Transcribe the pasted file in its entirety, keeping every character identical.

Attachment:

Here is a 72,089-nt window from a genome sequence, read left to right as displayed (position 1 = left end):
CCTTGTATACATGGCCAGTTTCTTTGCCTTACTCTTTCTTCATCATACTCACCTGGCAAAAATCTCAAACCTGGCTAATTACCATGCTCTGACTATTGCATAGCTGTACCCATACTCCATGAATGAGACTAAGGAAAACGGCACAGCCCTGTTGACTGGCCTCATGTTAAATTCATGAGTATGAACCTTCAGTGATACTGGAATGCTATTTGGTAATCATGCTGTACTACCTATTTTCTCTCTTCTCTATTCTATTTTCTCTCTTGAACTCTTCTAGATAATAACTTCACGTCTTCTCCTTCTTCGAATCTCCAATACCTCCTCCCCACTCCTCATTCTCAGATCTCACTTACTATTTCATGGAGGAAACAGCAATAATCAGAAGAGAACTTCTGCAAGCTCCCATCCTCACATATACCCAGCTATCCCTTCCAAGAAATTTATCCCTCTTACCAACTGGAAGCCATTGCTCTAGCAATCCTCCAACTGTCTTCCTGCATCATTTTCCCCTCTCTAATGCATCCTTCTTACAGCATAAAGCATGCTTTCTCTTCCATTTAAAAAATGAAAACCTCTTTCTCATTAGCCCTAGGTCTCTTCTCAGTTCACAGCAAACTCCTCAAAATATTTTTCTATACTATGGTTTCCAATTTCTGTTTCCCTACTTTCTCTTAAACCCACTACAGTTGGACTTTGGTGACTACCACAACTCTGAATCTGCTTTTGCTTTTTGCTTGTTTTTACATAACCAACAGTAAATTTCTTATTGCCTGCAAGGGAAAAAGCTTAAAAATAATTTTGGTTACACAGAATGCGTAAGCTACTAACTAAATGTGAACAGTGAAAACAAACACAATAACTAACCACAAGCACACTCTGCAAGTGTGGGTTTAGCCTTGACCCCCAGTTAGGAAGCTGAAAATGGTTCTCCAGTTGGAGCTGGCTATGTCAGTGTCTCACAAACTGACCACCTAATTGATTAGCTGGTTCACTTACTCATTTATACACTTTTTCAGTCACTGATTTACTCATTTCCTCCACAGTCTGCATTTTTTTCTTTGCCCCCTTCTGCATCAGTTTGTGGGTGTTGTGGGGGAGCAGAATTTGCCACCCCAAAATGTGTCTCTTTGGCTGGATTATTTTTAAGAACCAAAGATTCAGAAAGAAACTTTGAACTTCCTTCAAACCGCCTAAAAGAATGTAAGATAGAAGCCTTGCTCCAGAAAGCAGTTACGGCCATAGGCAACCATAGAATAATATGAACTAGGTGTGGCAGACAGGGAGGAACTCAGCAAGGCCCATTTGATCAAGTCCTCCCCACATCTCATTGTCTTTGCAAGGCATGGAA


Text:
Here is a 72,089-nt window from a genome sequence, read left to right as displayed (position 1 = left end):
CCTTGTATACATGGCCAGTTTCTTTGCCTTACTCTTTCTTCATCATACTCACCTGGCAAAAATCTCAAACCTGGCTAATTACCATGCTCTGACTATTGCATAGCTGTACCCATACTCCATGAATGAGACTAAGGAAAACGGCACAGCCCTGTTGACTGGCCTCATGTTAAATTCATGAGTATGAACCTTCAGTGATACTGGAATGCTATTTGGTAATCATGCTGTACTACCTATTTTCTCTCTTCTCTATTCTATTTTCTCTCTTGAACTCTTCTAGATAATAACTTCACGTCTTCTCCTTCTTCGAATCTCCAATACCTCCTCCCCACTCCTCATTCTCAGATCTCACTTACTATTTCATGGAGGAAACAGCAATAATCAGAAGAGAACTTCTGCAAGCTCCCATCCTCACATATACCCAGCTATCCCTTCCAAGAAATTTATCCCTCTTACCAACTGGAAGCCATTGCTCTAGCAATCCTCCAACTGTCTTCCTGCATCATTTTCCCCTCTCTAATGCATCCTTCTTACAGCATAAAGCATGCTTTCTCTTCCATTTAAAAAATGAAAACCTCTTTCTCATTAGCCCTAGGTCTCTTCTCAGTTCACAGCAAACTCCTCAAAATATTTTTCTATACTATGGTTTCCAATTTCTGTTTCCCTACTTTCTCTTAAACCCACTACAGTTGGACTTTGGTGACTACCACAACTCTGAATCTGCTTTTGCTTTTTGCTTGTTTTTACATAACCAACAGTAAATTTCTTATTGCCTGCAAGGGAAAAAGCTTAAAAATAATTTTGGTTACACAGAATGCGTAAGCTACTAACTAAATGTGAACAGTGAAAACAAACACAATAACTAACCACAAGCACACTCTGCAAGTGTGGGTTTAGCCTTGACCCCCAGTTAGGAAGCTGAAAATGGTTCTCCAGTTGGAGCTGGCTATGTCAGTGTCTCACAAACTGACCACCTAATTGATTAGCTGGTTCACTTACTCATTTATACACTTTTTCAGTCACTGATTTACTCATTTCCTCCACAGTCTGCATTTTTTTCTTTGCCCCCTTCTGCATCAGTTTGTGGGTGTTGTGGGGGAGCAGAATTTGCCACCCCAAAATGTGTCTCTTTGGCTGGATTATTTTTAAGAACCAAAGATTCAGAAAGAAACTTTGAACTTCCTTCAAACCGCCTAAAAGAATGTAAGATAGAAGCCTTGCTCCAGAAAGCAGTTACGGCCATAGGCAACCATAGAATAATATGAACTAGGTGTGGCAGACAGGGAGGAACTCAGCAAGGCCCATTTGATCAAGTCCTCCCCACATCTCATTGTCTTTGCAAGGCATGGAA